The economy is strong, and the job market is plentiful. That’s a good thing, right? Well, not if you are a government employer competing for talent with the private sector and other municipalities around you. It’s an extremely competitive job market out there and unemployment continues to remain low. According to Forbes.com, a 3.8% unemployment rate means there are 6.7 million job openings and just 6.4 million available workers to fill them. Public Sector has enough trouble recruiting with pensions no longer the main attractor for those looking at a career in government.  These numbers add to the uncertainty of getting qualified candidates. With already hard to fill jobs like policing, IT, and nursing, how do you find new ways to reach outside talent?

The economy is one reason that job seekers are lavished in a wide variety of opportunities. But those hard to fill jobs also have unique nuances that turn off candidates. Take law enforcement for example.  Cities are now considering the need to loosen up on requirements. USA Today reports that in one state, officers and police applicants are disqualified if they smoke cigarettes, even off-duty. Everything from fitness standards to citizenships are being challenged to help recruit more police officers.

In Health & Human Services, nurse shortages are taking their toll on the departments as well as the public. In a new report from the Center for State and Local Government Excellence (SLGE), they mention certain positions, like nurses, are difficult to attract because of needed certifications and specialized licenses. So, counties are considering a shared service model to meet the needs of both communities. Not only do they reap the benefits of a highly qualified employee shared among them; the cost savings are a welcome addition, too. This isn’t the solution for everyone, but in some cases it’s the right one for now.

IT is another area struggling to get new recruits. The role of IT is evolving as technology changes and the availability of services in the Cloud increases. The need for IT staff may decrease because of this, however, at the rate which IT professionals in Government are retiring, the need for new talent is still strong. In a recent Public Technology Institute (PTI) study, 92% of respondents stated it was somewhat difficult (52%) or very difficult (40%) to find/hire IT staff with the competencies needed for their team. They also go on to say that the #1 skillset lacking in candidates is the understanding of what government does and the role of the IT department.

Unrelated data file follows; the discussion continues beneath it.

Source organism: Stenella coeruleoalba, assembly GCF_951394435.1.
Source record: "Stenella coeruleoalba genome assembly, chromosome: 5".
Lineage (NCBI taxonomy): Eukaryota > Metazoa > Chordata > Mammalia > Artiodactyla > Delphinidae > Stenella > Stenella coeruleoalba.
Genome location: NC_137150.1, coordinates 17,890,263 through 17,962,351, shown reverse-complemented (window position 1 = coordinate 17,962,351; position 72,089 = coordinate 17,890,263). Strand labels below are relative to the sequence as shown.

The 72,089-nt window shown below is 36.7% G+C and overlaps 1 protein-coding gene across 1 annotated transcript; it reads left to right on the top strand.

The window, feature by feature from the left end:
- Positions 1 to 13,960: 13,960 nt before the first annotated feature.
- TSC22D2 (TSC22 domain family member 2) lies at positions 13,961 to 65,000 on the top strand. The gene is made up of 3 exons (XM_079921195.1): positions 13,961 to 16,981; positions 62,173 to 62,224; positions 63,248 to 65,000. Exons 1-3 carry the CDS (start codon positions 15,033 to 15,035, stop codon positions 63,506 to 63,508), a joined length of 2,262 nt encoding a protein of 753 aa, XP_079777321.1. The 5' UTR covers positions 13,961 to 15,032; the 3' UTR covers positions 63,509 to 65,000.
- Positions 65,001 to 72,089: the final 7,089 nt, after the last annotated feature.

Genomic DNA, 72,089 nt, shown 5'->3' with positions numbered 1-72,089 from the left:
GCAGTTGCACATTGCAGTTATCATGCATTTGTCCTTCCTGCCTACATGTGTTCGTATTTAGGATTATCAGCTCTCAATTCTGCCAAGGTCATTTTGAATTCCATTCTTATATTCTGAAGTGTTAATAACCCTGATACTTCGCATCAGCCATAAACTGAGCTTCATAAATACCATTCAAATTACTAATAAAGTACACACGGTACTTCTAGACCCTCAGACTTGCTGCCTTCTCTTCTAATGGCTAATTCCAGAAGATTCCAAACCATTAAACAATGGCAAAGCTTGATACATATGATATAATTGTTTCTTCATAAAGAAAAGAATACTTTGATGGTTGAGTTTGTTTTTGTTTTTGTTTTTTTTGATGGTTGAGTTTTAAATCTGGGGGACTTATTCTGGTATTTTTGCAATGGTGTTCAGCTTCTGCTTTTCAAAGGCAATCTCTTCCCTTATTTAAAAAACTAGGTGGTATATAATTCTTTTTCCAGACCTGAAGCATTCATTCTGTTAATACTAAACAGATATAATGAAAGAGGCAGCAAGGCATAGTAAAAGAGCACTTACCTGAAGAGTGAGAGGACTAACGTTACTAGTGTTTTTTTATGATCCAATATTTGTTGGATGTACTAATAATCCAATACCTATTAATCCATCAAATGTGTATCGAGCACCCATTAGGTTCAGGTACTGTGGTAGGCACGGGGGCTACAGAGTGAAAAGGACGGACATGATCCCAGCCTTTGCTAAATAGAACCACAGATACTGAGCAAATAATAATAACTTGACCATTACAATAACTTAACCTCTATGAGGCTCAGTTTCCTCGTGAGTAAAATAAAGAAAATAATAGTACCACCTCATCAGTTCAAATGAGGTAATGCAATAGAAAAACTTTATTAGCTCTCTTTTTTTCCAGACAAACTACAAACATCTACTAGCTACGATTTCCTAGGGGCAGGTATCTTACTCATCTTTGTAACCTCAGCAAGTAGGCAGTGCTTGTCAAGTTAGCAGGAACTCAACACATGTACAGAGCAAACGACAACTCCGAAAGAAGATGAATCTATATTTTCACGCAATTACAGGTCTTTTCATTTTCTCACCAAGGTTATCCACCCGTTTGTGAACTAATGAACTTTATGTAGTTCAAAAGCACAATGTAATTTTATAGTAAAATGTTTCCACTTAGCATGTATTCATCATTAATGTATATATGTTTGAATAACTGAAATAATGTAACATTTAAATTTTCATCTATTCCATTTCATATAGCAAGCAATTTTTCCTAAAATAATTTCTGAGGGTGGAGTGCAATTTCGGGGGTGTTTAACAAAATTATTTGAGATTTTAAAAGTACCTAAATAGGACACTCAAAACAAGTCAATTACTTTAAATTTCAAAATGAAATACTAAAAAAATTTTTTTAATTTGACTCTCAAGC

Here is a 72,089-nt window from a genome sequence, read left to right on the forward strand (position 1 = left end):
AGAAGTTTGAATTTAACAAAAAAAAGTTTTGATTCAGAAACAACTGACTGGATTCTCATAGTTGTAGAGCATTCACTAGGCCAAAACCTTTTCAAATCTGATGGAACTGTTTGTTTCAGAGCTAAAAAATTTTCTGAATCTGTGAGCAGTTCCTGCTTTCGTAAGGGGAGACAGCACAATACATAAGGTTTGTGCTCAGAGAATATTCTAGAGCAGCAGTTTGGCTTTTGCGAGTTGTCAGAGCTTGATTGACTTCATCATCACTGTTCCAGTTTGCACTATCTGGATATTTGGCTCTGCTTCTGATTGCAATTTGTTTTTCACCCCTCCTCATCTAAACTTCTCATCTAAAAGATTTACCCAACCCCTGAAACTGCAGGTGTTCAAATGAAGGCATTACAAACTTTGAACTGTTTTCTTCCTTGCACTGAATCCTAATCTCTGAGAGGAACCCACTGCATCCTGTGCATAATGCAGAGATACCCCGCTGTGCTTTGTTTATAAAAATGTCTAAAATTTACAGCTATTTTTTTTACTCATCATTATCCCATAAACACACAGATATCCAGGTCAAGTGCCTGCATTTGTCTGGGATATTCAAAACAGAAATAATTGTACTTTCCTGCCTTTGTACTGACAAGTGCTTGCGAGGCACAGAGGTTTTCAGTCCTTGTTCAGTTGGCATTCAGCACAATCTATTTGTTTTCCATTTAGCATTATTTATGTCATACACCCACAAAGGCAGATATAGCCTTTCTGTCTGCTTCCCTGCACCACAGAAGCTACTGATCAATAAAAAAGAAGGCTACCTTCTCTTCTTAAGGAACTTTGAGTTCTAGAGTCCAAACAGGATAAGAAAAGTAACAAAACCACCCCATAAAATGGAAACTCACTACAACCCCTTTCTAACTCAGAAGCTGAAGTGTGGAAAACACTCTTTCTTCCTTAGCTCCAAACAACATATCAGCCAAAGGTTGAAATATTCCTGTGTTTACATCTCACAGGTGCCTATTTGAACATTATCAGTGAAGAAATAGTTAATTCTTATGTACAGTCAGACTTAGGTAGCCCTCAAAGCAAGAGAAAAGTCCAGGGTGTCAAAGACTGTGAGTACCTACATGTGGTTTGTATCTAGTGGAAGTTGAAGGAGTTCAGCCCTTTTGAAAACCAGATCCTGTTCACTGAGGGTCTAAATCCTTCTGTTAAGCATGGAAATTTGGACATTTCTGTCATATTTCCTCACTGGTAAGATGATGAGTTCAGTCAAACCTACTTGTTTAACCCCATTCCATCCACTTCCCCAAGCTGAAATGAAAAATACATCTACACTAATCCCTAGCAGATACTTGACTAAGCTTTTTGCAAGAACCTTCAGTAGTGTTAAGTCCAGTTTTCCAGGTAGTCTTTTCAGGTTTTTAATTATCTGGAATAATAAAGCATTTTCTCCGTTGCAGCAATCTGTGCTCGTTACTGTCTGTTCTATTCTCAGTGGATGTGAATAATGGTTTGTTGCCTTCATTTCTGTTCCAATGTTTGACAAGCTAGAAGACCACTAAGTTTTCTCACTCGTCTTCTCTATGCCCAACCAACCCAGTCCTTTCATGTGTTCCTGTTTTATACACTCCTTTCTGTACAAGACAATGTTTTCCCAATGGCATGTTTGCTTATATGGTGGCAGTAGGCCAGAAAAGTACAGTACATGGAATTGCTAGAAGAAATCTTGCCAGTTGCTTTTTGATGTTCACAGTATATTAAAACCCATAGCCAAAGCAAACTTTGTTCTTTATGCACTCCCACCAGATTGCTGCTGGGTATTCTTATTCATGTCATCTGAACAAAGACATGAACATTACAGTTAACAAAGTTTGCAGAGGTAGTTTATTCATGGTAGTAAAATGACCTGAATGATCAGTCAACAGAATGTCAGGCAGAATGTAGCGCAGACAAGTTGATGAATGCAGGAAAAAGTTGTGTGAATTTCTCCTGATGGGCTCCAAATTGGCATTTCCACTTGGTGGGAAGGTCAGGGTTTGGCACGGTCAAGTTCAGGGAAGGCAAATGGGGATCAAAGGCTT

The Public Sector is getting creative with ways to appeal to people who otherwise might think government jobs are boring. A 6% decrease in millennials interest in government as a career choice is an indicator that modernization of recruiting and retention efforts is an imperative direction the public sector should head in. The use of social media and videos are popping up more frequently which is a sign that attracting a diverse candidate pool is important. Also, appealing to those who want to make a different in their community helps government stand out from the private sector.

Modernizing the workplace is also key to survival. It’s a growing expectation of employees that their employer provides a great place to work or they are moving on.  Generational data helps support this, but regardless of age, there’s a growing need for better work/life balance. What works for one employee might not work for another. This is where flexibility comes in. Employers also see the positive side to providing more remote options though mobile devices.

Employee experience is an attractor. An employer has many control levers in place to provide positive experiences throughout an employee’s career. The key is knowing what differentiators matters most to retain them.

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